L: You know, I didn’t watch any of the Jacques Cousteau shows. I was really in the dark and then one day I was over at South Casa and I’m looking at the tide pools cause that’s of course I forced my parents to do on weekends, so I am looking at the tide pools. This guy comes out of the water and he’s wearing all black and he looks mysterious.

RC: (laugh)

L: I am about 6 years old or so and like “what are you doing?” and he says “I’m catching fish” and I said “what do you see down there?” and you know we get this question a lot, right?

RC; Yeah, (laugh)Yup.

L: When we come out of the water. That guy he said it right, he said “I see lots of stuff, stuff that you can’t see up here in the surface” and I started sticking my head as close as I could to get to the deeper parts of the tide pools.

RC: Did you have a mask or anything…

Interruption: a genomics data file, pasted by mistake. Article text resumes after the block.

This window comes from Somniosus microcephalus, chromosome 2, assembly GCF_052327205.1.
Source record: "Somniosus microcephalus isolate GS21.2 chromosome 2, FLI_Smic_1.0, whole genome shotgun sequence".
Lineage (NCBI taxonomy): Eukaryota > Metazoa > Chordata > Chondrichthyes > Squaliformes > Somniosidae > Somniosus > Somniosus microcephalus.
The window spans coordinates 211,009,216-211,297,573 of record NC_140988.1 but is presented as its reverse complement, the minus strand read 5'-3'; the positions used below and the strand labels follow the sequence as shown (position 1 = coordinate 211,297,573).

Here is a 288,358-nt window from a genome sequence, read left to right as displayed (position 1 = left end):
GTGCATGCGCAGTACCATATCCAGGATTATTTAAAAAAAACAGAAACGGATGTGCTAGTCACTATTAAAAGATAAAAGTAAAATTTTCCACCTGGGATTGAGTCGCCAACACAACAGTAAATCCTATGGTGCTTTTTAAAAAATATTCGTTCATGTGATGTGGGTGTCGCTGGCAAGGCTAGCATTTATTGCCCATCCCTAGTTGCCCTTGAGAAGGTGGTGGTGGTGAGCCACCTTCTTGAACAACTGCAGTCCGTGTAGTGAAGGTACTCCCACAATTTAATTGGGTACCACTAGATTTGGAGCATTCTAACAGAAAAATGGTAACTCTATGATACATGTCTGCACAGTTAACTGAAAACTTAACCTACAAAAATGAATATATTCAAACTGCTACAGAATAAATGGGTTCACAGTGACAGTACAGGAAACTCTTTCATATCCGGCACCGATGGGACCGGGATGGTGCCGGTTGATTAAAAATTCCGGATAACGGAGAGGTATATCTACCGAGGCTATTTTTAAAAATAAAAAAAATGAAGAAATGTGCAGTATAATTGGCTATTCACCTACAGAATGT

L: No, I didn’t even put on a mask until I started snorkeling in 2012. So, there I am with a freediver, I didn’t have a word for it.

RC; Yeah,

L: I have that memory that kinda stood in my head and later on like in the 90’s I saw a show with a freediver who is swimming with whales and they showed her doing some crazy stuff with their stomach.

RC: Oh nice!

L: Before she was breathing, she was doing the diaphragm exercise.

RC: Right, Right!

L: And I thought, hah! That’s interesting! She’s doing that she’s swimming with whales and she’s holding her breath and she doesn’t have a stupid mermaid tail on. I was like alright, this is cool so that kinda set in my head for a while but I didn’t know that anybody could do that cause they sort of advertisers for special person.

RC: Right.

L: By the way, I have lots of respect for the freediving mermaids. I just didn’t want to be a mermaid. You know! (laugh)

(Both laugh)

L: I wanted to be a fish.